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First let me say thank you to all the well wishers for my eventful August. I am glad to report that I feel great and am back working at my “normal” frenzied pace. I am also back to all my physical activities including golf (running is on hold for another month but I am walking 5 miles a day plus swimming daily).

I suppose I am throwing myself at work so I can be rich. I suppose it is a worthwhile endeavor since I just read of a study by the University of Michigan that found that the richer you are, the longer you’ll live.

Well it looks like more of us are working because the San Diego unemployment rate dropped from 5.3% to 5%. This equals the national rate. For the month, the area gained 500 jobs in retail but lost 1500 in restaurants. Those retail jobs weren’t in the golf industry though, with the sale of golf balls and golf shoes being down 10% year to date Nationwide.

In a sign that the local area may be facing some turbulence, the USD Burnham Moores Center for Real Estate index slipped for the third consecutive month. It noted that there were only 28,000 jobs created locally in July compared to 40,000 last year. You may wonder why each month I focus on jobs and unemployment. Well after 30 years in the business, I can assure you that employment is the most direct indicator of the future of commercial real estate, construction and rent growth. Rule #1 in real estate: “Buy where more people are moving in than moving out.”

The most notable market trend I can report is that deals seem to be taking a longer time to get done again. I can’t tell you yet if it is people’s lack of confidence or continued bureaucracy and regulation. We currently have escrows that are 2-3 years old and lease deals that have taken 6-12 months! recently read that in the 1990’s, regulation cost a small mom & pop business $10,000 a year. Today that is $115,000. Compliance has become the fastest growing expense in business. On the topic of regulation, January 1, 2017 the implementation of AB 802 will begin (unless we are able to postpone or repeal it). Otherwise, we will be saddled with a law of questionable integrity and benefit that includes the following troubling elements;

  • Mandatory energy benchmarking and public disclosure of results by commercial and multi-family buildings of 50,000 square feet or greater on a regular, but unknown, basis going forward.
  • Non-compliant owners are now subject to civil penalties ranging from not less than $500 and no more than $2,000 for each day owner is out of compliance. (AB 802, unlike AB 1103, has very specific language related to penalties and fines.)
  • Parties to a CRE transaction no longer have a right to confidential energy use benchmarking data to help make leasing or purchasing decisions. Owners and tenants no longer have a right to privacy of confidential operating data. (Both of these rights were extinguished in the repeal of AB 1103.)
  • Owner are mandated to collect whole-building energy use data directly from the utility company for all meters serving the building including spaces, suites and meters serving tenant spaces – without and regardless of tenant authorization cooperation or agreed up lease terms.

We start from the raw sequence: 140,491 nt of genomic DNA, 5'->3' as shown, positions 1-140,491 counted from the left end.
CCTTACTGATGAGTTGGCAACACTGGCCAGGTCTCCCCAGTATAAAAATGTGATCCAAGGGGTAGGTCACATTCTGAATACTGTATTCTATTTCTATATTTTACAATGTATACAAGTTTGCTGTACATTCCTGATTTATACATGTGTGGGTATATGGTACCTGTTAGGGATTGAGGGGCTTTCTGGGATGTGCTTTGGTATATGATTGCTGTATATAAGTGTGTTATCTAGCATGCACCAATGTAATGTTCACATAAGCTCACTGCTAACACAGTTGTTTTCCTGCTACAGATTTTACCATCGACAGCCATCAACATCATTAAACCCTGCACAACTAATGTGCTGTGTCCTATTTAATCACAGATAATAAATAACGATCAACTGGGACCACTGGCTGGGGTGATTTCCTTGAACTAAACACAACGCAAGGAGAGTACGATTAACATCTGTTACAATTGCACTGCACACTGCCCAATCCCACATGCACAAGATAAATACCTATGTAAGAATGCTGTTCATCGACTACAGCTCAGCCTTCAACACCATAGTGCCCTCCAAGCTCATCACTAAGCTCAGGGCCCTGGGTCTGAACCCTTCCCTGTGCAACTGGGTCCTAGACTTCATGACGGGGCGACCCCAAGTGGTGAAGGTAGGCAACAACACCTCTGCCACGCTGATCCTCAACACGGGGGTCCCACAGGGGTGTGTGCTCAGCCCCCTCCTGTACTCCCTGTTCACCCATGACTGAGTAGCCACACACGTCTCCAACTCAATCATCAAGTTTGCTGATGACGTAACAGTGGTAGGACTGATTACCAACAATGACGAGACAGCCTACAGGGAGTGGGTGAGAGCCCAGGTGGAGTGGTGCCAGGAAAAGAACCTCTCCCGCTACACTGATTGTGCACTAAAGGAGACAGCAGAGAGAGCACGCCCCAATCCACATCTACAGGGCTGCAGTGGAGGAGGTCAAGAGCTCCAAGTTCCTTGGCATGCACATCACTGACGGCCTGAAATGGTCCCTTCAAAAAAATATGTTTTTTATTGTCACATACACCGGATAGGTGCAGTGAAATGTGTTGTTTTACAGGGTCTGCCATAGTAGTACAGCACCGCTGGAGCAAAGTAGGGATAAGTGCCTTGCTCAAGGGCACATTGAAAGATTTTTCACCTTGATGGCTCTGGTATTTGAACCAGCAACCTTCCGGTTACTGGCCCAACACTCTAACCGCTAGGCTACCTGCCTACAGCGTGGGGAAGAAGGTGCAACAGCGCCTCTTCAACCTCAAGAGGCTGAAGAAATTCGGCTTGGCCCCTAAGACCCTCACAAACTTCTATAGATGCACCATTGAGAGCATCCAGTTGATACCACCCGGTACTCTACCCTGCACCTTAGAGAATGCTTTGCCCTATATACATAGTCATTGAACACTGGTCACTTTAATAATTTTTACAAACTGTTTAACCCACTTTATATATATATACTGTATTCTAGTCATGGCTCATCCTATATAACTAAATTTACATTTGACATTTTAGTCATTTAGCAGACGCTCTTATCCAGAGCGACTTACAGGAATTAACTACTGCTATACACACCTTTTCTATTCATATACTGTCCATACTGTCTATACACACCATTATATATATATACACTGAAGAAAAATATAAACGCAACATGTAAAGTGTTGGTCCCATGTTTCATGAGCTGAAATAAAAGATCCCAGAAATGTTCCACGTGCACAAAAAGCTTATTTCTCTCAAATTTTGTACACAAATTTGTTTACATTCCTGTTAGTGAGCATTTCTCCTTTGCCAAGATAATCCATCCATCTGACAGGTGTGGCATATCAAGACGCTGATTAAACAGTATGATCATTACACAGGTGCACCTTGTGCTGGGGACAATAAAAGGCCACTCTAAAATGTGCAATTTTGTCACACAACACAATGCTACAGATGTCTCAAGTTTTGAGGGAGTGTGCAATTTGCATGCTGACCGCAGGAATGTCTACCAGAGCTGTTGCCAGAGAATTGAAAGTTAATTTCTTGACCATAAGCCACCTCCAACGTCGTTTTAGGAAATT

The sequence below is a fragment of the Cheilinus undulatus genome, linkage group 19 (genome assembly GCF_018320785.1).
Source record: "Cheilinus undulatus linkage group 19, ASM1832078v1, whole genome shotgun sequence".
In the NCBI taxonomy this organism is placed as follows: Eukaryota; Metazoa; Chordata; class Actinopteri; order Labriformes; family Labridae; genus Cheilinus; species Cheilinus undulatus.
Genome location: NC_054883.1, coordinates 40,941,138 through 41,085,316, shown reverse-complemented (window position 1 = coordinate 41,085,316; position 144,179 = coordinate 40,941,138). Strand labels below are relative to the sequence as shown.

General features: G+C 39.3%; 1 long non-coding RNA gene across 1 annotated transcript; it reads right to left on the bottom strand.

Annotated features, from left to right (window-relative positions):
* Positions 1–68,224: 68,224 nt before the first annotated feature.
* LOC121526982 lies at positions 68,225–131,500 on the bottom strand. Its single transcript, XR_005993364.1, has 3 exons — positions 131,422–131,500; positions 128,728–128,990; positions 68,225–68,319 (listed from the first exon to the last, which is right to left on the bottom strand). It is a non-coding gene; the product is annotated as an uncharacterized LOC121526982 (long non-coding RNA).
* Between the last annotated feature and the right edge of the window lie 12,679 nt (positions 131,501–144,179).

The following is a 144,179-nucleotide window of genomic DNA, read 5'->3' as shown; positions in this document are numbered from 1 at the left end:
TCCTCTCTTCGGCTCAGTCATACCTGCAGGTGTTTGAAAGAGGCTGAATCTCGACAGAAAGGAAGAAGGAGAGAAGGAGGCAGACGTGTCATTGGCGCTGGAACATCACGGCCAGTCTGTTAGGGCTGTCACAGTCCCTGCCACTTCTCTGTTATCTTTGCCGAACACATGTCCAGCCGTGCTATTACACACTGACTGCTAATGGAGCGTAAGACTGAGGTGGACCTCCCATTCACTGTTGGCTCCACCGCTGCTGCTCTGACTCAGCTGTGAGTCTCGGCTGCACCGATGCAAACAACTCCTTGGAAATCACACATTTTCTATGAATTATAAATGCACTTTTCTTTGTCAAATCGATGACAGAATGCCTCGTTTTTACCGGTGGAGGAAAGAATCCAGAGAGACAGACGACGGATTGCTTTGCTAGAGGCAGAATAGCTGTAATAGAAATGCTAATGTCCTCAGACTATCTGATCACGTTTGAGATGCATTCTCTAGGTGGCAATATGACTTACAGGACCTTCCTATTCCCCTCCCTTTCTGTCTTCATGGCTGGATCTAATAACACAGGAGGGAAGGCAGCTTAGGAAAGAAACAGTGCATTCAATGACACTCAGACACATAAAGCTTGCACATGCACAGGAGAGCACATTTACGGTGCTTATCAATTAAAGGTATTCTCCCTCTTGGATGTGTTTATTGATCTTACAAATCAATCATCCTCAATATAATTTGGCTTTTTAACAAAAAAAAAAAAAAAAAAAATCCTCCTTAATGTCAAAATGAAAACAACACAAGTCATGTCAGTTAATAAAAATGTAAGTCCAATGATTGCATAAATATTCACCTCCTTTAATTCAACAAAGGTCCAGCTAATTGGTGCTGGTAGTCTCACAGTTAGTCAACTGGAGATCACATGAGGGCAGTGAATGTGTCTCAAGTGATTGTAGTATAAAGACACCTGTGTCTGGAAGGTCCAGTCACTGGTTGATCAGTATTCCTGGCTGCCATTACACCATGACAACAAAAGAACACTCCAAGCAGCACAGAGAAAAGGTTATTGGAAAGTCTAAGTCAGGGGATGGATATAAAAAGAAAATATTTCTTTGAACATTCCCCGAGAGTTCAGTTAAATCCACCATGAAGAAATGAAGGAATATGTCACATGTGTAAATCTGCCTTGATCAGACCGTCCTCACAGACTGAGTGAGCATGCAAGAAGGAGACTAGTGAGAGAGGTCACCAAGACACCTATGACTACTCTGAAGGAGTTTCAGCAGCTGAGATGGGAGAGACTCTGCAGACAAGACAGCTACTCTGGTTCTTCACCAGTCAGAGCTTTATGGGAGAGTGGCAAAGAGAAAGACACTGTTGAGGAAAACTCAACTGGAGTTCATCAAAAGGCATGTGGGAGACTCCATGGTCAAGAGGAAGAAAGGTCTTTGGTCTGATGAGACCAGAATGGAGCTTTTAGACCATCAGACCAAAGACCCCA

• Owners and tenants have absolutely no control over the management or further distribution of the private energy use data by the utility companies, the state of California or any third party with access to the published data.
  • Tenants are not mandated to provide to owner the additional occupancy characteristics required for accurate and comprehensive benchmarking analysis through the required reporting tool – energy star portfolio manager.


Another reason to work hard and save your money is that according to Moshe Vardi of Rice University half of workers jobs across the world will be replace by machines by 2025. Lest you be worried that our longevity and happiness is solely revolving around our jobs and money, I will point out that Harvard recently released a study that shows the single biggest contributor to happiness across all demographics, rich-poor alike, is good relationships. Social connections are good for us (loneliness kills). Not the number of friends but the quality of close relationships. We at CDC want to thank you for the close relationship we have with so many of you. Oh, and play more golf with friends ….


Do you know who, in 1929, was:
  1. President of the largest steel company?
  2. President of the largest gas company?
  3. President of the New York Stock Exchange?
  4. The greatest wheat speculator?
  5. President of the Bank of International Settlement?
  6. The Great Bear of Wall Street?
These men should be considered some of the world’s most successful men, at least they found the secret of making money. Now, more than 55 years later, do you know what became of these men?
  1. The president of the largest steel company, Charles Schwab, died a pauper.
  2. The president of the largest gas company, Howard Hopson, was insane.
  3. The president of the New York Stock Exchange, Richard Whitney, was released from prison to die at home.
  4. The greatest wheat speculator, Arthur Cooger, died abroad insolvent.
  5. The President of the Bank of International Settlement shot himself.
  6. The Great Bear of Wall Street, Cosabee Rivermore, died by suicide.

The same year, 1929, Arnold Palmer was born, he would go on the win the Masters four times, the U.S. Open once and the Open Championship twice. In 1960 at the U.S. Open at Cherry Hills, Denver he ordered a half iced tea and half lemonade. A woman sitting nearby overheard him and ordered “that Palmer drink,” thus giving the beverage its name – an Arnold Palmer. The King of Golf left behind a dynasty, will be remembered forever and played golf to his dying day.

Conclusion: stop worrying about business and play golf!


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